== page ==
Title page for ETD etd-06162004-123403


Type of Document Dissertation
Author Komai, Mana
Author's Email Address mkomai@vt.edu
URN etd-06162004-123403
Title An Economic Theory of Leadership
Degree PhD
Department Economics
Advisory Committee
Advisor Name Title
Eckel, Catherine C. Committee Chair
Lutz, Nancy A. Committee Member
Keywords
  • Efficiency
  • Organization
  • Power
  • Leadership
  • Information
Date of Defense 2004-05-25
Availability unrestricted
Abstract
This dissertation develops an economic theory of leadership based on assignment of information.

Common theories assume that organizations exist to reduce transaction costs by replacing

imperfect markets with incomplete long term contracts that give managers the power to command

subordinates. This view reverses all of these premises: I study an organization in which

it is costless to transmit and process information, contracts exist in the backgound if at all,

and agents are not bound to the organization. The organization is held together by economies

of scale in generating information and by the advantages of controlling access to that information.

The minimalist model of organizations produces a minimalist theory of leadership:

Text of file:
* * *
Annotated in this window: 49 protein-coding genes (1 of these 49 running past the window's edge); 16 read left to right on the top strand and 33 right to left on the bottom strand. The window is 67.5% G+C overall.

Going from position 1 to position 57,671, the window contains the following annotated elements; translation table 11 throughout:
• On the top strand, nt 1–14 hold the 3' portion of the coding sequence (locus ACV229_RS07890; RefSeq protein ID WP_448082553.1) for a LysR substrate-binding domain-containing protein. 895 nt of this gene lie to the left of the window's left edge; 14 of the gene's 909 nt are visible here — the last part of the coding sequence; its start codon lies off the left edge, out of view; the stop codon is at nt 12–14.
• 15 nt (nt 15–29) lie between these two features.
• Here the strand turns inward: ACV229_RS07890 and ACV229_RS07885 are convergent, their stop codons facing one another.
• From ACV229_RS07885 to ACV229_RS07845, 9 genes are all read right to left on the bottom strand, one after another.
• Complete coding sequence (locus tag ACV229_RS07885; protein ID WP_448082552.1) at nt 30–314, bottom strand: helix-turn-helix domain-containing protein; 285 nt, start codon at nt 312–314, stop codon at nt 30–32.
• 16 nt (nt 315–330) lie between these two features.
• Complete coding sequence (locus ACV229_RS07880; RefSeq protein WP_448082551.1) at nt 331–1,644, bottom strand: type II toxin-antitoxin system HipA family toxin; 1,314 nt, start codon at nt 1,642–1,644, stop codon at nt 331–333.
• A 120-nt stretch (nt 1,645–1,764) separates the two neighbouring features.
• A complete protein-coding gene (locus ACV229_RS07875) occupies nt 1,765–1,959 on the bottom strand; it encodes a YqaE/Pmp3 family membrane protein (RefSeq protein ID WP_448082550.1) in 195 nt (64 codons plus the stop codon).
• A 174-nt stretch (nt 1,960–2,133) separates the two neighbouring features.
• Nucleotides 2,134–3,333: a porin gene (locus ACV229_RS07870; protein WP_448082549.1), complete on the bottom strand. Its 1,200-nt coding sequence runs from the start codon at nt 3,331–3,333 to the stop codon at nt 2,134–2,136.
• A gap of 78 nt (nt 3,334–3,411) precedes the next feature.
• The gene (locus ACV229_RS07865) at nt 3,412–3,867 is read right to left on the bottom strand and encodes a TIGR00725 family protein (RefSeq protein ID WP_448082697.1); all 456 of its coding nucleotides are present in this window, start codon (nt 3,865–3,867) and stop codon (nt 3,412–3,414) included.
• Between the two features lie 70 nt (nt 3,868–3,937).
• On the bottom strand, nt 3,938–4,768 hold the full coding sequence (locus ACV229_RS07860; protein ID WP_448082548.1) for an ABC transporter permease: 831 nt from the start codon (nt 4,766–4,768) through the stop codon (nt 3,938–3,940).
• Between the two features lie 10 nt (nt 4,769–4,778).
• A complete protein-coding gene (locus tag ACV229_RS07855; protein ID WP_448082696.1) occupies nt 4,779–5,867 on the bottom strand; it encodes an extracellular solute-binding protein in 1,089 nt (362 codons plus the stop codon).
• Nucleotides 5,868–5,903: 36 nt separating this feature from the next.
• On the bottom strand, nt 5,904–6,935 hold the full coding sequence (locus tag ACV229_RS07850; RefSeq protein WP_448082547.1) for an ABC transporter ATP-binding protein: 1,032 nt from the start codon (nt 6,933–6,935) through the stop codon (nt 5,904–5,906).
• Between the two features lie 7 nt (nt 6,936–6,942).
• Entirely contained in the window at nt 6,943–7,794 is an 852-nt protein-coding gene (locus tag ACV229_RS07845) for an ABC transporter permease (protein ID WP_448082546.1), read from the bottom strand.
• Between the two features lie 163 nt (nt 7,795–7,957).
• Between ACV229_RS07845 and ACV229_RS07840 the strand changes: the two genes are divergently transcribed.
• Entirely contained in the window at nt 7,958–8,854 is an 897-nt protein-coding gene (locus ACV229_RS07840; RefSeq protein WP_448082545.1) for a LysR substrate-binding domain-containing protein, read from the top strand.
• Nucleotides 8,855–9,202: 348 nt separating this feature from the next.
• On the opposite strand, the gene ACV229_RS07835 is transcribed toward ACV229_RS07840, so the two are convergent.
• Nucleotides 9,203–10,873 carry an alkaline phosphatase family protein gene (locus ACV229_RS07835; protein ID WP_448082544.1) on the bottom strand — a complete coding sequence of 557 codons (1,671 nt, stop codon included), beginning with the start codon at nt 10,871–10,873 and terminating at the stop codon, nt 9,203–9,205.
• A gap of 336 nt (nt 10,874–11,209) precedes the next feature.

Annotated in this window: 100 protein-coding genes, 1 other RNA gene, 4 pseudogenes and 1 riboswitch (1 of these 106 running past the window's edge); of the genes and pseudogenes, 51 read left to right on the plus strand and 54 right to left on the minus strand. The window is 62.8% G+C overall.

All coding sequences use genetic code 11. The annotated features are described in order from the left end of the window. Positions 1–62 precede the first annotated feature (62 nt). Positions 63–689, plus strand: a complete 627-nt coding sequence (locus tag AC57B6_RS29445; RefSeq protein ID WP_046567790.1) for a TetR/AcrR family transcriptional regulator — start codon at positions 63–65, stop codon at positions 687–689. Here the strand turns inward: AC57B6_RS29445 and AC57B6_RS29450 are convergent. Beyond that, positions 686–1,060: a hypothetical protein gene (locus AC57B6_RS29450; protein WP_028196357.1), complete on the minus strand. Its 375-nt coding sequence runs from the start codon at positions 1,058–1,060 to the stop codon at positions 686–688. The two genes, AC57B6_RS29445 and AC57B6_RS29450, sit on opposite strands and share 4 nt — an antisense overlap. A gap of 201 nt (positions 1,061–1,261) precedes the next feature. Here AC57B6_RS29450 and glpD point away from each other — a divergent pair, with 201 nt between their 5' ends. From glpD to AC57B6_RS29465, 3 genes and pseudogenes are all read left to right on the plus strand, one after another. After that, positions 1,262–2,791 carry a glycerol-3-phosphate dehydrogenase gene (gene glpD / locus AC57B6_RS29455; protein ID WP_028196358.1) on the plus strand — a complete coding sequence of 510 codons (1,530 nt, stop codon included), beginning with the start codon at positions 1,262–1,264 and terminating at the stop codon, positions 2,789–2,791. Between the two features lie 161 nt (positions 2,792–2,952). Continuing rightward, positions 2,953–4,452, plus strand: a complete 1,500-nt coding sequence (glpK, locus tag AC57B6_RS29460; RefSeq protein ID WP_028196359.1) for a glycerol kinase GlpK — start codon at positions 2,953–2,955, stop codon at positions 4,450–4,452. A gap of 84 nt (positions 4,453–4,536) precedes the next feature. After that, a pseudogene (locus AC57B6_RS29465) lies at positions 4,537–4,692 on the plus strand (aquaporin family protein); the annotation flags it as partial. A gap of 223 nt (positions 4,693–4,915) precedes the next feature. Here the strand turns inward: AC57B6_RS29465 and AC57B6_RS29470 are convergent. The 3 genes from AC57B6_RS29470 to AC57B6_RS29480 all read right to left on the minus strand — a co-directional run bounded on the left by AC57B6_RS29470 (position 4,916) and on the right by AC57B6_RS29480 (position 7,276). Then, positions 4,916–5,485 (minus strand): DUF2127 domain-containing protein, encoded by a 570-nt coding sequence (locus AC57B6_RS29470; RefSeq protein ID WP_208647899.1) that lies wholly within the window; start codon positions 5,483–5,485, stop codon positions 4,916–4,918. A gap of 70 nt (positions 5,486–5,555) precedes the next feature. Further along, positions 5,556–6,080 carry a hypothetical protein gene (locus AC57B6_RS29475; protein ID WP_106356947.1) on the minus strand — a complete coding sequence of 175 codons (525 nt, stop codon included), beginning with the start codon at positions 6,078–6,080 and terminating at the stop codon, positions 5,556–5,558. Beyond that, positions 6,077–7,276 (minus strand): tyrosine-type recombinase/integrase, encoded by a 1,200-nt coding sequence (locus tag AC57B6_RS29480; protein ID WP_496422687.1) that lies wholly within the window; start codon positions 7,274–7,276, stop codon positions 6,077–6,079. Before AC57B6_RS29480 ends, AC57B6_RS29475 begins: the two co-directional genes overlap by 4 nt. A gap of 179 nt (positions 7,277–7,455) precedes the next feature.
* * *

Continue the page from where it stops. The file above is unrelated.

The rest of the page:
leaders have no special talent but are leaders simply because they are given exclusive access to

certain information. A single leader induces a first best outcome if his incentives are aligned

with his subordinates. If a single leader is not credible, then diluting the power of leadership

by appointing multiple informed leaders can ensure credibility and improve e.ciency but can

not produce the first best. If agents are di.erentiated by their costs of cooperation the most

cooperative player is not necessarily the best leader. In this scenario, the ability of the group

to sustain fully cooperative outcomes may depend on the player with the least propensity to

cooperate. Therefore, to maximize e.ciency (i.e., to maximize the range of circumstances in

which e.cient cooperation is sustainable), the group should sometimes promote less cooperative

people. Here, ”less cooperative” means lazy or busy rather than disagreeable. This dissertation

also applies the idea of leadership (endorsement) to voluntary provision of public goods.

I show that when the leader is unable to fully reveal his information expected contributions,

ex-ante, are unambigeously higher in the leader-follower setting. That is partial revelation of

information induces more contribution compared to full revelation or complete information. I

also show that if the utility functions are linear then ex-ante welfare is unambigeously higher

in the presence of an informed endorser.

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